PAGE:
We begin in chapter 2 with academics, the central reason for most students’ presence on campus. We examine the content and characteristics of the courses selected by students during their first two years of college, the majors they choose, the academic diffi culties they experience, the efforts they put into schoolwork, their scholastic aspirations, and the influence of these decisions, efforts, and aspirations on the grades that they ultimately earn as freshmen and sophomores. In terms of the model depicted in figure 1.1, this chapter focuses on the components and determinants of academic integration.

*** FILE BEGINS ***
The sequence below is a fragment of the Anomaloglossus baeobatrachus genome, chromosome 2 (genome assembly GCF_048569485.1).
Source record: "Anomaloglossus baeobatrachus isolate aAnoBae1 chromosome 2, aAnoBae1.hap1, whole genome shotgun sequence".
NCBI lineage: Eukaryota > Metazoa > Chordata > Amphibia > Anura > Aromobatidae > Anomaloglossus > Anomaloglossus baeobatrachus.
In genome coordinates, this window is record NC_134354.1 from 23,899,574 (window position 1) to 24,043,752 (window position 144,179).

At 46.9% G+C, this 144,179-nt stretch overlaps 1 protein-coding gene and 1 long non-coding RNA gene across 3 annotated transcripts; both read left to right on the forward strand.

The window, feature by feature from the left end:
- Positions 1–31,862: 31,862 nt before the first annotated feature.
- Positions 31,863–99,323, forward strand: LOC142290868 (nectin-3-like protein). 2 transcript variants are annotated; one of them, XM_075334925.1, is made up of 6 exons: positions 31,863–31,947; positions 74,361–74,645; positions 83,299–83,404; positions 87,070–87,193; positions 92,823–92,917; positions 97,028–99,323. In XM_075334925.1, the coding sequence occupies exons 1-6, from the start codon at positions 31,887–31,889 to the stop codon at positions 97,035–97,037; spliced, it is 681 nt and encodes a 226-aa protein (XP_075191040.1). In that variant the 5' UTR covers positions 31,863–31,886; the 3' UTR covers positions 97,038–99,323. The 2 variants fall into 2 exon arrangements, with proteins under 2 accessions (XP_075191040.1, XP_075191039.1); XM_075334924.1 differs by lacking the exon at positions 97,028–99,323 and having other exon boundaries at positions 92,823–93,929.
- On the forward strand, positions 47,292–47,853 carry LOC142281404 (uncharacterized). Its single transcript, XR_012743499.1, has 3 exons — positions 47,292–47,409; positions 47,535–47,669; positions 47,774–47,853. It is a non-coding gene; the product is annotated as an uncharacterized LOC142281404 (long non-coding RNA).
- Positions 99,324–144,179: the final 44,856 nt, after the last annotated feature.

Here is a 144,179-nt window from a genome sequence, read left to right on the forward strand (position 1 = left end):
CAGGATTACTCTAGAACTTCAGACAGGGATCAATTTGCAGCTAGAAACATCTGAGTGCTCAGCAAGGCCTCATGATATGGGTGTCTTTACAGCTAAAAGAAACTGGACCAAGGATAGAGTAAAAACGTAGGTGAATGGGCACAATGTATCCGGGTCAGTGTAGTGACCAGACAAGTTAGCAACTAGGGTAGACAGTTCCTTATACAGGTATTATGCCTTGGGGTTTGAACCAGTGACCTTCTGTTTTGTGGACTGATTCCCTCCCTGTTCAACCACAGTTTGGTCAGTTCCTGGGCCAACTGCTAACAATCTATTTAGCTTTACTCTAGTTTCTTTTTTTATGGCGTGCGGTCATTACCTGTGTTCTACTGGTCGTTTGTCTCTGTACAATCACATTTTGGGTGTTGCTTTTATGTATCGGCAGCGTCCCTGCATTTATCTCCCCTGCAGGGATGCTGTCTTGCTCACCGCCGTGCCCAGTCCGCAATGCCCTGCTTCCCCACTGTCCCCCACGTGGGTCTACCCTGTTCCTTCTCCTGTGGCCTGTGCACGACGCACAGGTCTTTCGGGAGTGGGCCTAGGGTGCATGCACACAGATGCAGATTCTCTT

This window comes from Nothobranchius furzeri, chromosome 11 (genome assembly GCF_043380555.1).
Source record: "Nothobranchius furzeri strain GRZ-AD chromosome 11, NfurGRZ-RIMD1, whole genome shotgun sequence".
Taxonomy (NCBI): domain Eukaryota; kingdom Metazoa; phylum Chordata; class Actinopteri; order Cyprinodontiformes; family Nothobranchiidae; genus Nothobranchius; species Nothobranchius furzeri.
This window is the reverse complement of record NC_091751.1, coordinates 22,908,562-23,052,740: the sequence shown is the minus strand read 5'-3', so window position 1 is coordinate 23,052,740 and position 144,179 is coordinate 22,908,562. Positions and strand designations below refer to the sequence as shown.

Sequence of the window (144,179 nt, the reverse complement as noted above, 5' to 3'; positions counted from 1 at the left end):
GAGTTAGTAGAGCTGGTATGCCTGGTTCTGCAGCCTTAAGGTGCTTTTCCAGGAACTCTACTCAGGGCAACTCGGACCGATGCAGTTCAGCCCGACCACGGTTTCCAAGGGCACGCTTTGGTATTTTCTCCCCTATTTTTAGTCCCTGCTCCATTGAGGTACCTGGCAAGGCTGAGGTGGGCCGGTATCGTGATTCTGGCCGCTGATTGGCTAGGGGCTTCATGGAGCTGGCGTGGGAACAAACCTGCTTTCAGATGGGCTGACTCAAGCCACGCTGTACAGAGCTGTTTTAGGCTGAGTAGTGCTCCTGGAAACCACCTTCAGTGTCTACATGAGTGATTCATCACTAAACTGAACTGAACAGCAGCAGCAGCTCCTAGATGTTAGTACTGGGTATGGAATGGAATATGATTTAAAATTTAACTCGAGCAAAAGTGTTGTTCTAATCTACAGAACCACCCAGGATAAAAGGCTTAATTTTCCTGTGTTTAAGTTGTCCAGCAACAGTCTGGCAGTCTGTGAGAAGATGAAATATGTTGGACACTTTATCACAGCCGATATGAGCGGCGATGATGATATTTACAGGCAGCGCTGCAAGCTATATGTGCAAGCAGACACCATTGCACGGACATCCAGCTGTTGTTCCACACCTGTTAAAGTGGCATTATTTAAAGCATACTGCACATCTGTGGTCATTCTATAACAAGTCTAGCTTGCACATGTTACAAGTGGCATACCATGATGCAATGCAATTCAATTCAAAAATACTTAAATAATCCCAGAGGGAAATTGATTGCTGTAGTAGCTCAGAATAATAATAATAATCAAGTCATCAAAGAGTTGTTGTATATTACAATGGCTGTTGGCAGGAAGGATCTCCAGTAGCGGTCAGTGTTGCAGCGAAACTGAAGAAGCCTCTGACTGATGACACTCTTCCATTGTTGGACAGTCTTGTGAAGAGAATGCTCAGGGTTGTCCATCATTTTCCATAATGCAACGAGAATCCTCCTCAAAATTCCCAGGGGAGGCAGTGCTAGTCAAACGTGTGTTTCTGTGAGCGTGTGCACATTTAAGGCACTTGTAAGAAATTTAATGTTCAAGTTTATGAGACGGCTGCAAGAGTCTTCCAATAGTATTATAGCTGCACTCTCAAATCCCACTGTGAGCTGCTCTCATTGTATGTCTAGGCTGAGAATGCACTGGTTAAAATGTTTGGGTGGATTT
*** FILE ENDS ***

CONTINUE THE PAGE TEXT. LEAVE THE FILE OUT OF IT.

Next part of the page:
In chapter 3 we take a step back to consider academic decisions and behaviors in light of the broader social context of college. We begin by documenting the living situations of freshmen in different groups and how those situations change from the freshman to the sophomore year. In doing so, we measure the frequency of various distractions to studying that might be encountered in different living environments—dormitories versus apartments versus fraternities or sororities. These locations are, of course, filled with fellow students who constitute the respondents’ reference group, and to assess the nature of the peer environment, we present data on the academic, social, and community behaviors valued by students with whom the respondents frequently interact. We also analyze respondents’ degree of involvement in various academic, social, and community activities and then move on to a detailed assessment of time use on a typical weekday and weekend. This chapter thus focuses on social integration and uses time budget data as a concrete way of measuring the relative importance of academic versus social pursuits in their daily lives. We conclude our analysis of social life by measuring how the living situations, distractions, peer values, participation patterns, and time constraints combine to influence academic performance during the first two years of college.